After its military defeat in Iraq, the Islamic State (IS) has transformed from a governing entity to a scattered organization. Nonetheless, due to the worldwide spread of extremism, it is still necessary to combat the group’s ideology, which can easily be developed and spread by other extremist organizations. Luckily, the successful fight to defeat radical ideologies during the decade-long Algerian Civil War can provide a blueprint for those seeking to challenge terrorism in Iraq today.
The Algerian struggle against extremism began in 1990, after the Islamic Salvation Front Party (FIS) declared jihad against the Algerian government, leading to civil war. While the administration’s first efforts focused on suppressing extremist groups through the Algerian military, the government soon realized that focusing on military repression alone fed extremism, and that counter-terrorism required challenging the ideological appeal of these groups.
A syncretic approach dealing with the political, military, economic, and religious drivers of extremism has had major success in Algeria both internally and externally. Twenty years later, radicalism now holds relatively little appeal in Algeria. The country’s Armed Islamic Group (GIA) was successfully repressed. And even GIA’s successor, the Algerian Salafist Group for Preaching and Combat (GSPC), lacked both manpower and resources to fight against the Algerian army and eventually left the country entirely, pledging allegiance to Al-Qaeda and building a successful network in the Sahel. In other words, Algeria has not only suppressed its extremist groups but has also vaccinated itself against future extremism.
IS was not successful in recruiting Algerians to join their cause. Only 170 joined the group, whereas more than 3,000 Tunisians and 1,500 Moroccans joined IS, with many more caught attempting to do so. Even Jund Al-Khilafa (Soldiers of the Caliphate), IS’s Algerian branch, failed to develop into an actual threat to the country. These figures demonstrate a marked difference from earlier periods before Algeria’s systemic fight against terrorism: Algerians were among the first fighters to travel to Afghanistan to engage in a global jihad movement against the Soviet Union, and these veterans joined extremist groups during the civil war in the 1990s.
Given the effectiveness of Algeria’s strategy inside Algeria, applying these measures to countries that have struggled with IS as a domestic issue, such as Iraq, may prove more effective to the current efforts towards continued military suppression. IS’s continued activities in Iraq demonstrate that the country’s challenges with extremism, while currently muted, are far from over.
Due to key similarities between IS and groups like GIA—such as declaring a caliphate in order to galvanize supporters—Algeria’s past efforts to suppress radicalization can guide contemporary strategy against IS. In other words, by looking to Algeria as a success story, Baghdad may be able to significantly reduce both IS’s capacity to spread its ideology and other extremist groups’ abilities to appeal to citizens.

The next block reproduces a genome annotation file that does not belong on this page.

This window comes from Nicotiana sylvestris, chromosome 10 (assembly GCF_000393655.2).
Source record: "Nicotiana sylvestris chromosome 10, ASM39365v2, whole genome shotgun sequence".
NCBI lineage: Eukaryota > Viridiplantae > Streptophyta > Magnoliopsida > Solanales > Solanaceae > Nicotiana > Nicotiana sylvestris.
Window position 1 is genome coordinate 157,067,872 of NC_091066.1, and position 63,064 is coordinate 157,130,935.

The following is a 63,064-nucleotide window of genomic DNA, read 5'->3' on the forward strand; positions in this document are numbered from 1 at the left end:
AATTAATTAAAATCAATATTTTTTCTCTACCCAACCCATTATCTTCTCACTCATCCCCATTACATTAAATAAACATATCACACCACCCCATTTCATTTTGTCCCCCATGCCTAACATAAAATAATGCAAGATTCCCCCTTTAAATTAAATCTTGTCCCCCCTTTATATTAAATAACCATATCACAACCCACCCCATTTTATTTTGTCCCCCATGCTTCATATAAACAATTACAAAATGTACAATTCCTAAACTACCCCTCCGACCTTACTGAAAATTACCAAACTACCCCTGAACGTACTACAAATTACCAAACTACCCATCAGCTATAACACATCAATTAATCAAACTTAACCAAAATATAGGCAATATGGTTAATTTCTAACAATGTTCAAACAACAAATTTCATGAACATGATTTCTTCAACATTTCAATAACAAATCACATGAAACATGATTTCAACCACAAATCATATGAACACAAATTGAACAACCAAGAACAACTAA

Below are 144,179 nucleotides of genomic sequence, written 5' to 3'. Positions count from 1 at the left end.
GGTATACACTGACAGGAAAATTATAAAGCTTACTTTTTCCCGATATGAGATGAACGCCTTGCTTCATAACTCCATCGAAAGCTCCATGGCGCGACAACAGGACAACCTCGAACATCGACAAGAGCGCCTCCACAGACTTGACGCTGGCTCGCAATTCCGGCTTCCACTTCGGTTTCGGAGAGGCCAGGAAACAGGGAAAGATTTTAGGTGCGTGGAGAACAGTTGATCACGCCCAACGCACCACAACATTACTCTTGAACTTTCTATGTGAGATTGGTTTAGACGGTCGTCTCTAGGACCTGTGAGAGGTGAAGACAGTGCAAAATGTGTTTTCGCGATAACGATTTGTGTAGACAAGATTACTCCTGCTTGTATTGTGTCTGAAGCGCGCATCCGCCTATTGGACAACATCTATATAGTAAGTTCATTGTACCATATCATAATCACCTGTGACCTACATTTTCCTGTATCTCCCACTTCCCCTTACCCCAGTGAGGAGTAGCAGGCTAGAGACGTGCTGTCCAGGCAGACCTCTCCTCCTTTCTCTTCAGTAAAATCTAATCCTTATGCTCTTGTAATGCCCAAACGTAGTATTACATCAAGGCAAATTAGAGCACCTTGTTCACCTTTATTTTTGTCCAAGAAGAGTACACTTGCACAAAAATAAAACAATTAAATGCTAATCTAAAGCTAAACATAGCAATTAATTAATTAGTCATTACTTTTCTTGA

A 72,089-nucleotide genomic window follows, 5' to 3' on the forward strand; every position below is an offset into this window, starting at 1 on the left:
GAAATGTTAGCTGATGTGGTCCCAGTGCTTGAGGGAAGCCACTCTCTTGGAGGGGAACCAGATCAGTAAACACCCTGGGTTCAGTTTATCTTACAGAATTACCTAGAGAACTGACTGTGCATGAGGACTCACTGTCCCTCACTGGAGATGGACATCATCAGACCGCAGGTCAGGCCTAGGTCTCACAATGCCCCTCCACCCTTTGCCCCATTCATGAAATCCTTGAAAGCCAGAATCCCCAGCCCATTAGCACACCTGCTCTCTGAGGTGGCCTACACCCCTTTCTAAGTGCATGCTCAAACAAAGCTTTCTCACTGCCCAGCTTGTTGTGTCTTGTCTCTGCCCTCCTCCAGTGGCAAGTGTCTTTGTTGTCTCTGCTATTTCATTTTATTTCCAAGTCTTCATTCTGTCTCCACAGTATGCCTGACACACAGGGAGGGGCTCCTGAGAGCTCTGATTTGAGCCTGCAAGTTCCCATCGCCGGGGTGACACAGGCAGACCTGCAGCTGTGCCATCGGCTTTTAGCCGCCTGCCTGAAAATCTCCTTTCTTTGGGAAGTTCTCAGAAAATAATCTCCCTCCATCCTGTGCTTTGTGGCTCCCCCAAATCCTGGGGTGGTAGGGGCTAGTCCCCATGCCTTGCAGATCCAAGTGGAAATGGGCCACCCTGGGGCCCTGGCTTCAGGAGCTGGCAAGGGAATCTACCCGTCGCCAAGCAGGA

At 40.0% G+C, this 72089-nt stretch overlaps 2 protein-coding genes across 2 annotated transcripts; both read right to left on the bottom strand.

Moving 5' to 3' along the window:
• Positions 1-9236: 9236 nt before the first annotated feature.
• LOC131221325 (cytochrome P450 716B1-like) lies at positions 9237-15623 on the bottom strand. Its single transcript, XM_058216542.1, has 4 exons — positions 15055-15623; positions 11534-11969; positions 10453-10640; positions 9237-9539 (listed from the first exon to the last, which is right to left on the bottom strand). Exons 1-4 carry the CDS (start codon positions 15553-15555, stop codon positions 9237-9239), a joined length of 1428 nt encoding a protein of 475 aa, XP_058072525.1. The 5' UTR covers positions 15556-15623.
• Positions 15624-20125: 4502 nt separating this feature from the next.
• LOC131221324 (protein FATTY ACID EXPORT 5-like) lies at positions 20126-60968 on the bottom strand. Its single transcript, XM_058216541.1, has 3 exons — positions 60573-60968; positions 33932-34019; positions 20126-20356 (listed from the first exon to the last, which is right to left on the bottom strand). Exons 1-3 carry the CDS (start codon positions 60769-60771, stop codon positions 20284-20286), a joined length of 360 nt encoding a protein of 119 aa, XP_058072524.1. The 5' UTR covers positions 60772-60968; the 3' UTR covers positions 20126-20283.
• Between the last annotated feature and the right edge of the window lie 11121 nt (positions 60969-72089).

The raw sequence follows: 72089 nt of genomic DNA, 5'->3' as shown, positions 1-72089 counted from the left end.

Algeria initiated a political settlement (The Charter for Peace and National Reconciliation) that involved all political opponents in a dialogue to regain safety in the country. In an attempt to bring closure to the civil war, Algeria unconditionally offered amnesty for fighters who handed in their weapons after the end of the civil war in 2006. Additionally, the government began an innovative rehabilitation program that allowed fighters and prisoners who were engaged in terrorist activities to express remorse and renounce their violent ideology.
Now that Iraq has successfully regained territories controlled by IS, a political rehabilitation program is finally feasible. Moreover, rehabilitation cannot succeed without an inclusive political dialogue that can incorporate actors throughout the Iraqi political spectrum. To this end, the makeup of Iraq’s next government is key to the success of political implementation. Thus, as the upcoming administration develops its governing agenda, Iraq has a chance to set adequate conditions necessary for a successful de-radicalization program as demonstrated in the Algerian case.
Algeria has applied a tight security approach based on two strategies: deterrence and coercion. During the height of concern over IS, the Algerian army proactively doubled its military spending and capabilities, with an increase of 176 percent, taking total annual spending to $10.4 billion. Algerian forces focused on border control, which ensured that other regionally active terrorist groups could not enter the country.